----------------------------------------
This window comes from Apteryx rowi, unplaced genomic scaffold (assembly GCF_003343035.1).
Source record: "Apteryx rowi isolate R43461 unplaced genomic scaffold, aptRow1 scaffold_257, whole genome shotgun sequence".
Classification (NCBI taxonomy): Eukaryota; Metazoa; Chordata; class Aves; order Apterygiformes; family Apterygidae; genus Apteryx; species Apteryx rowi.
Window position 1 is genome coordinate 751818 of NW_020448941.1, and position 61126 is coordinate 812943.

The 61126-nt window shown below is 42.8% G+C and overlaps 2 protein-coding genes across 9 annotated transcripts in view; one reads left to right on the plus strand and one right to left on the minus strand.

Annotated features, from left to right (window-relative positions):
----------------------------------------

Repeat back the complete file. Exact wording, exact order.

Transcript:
This window comes from Apteryx rowi, unplaced genomic scaffold (assembly GCF_003343035.1).
Source record: "Apteryx rowi isolate R43461 unplaced genomic scaffold, aptRow1 scaffold_257, whole genome shotgun sequence".
Classification (NCBI taxonomy): Eukaryota; Metazoa; Chordata; class Aves; order Apterygiformes; family Apterygidae; genus Apteryx; species Apteryx rowi.
Window position 1 is genome coordinate 751818 of NW_020448941.1, and position 61126 is coordinate 812943.

The 61126-nt window shown below is 42.8% G+C and overlaps 2 protein-coding genes across 9 annotated transcripts in view; one reads left to right on the plus strand and one right to left on the minus strand.

Annotated features, from left to right (window-relative positions):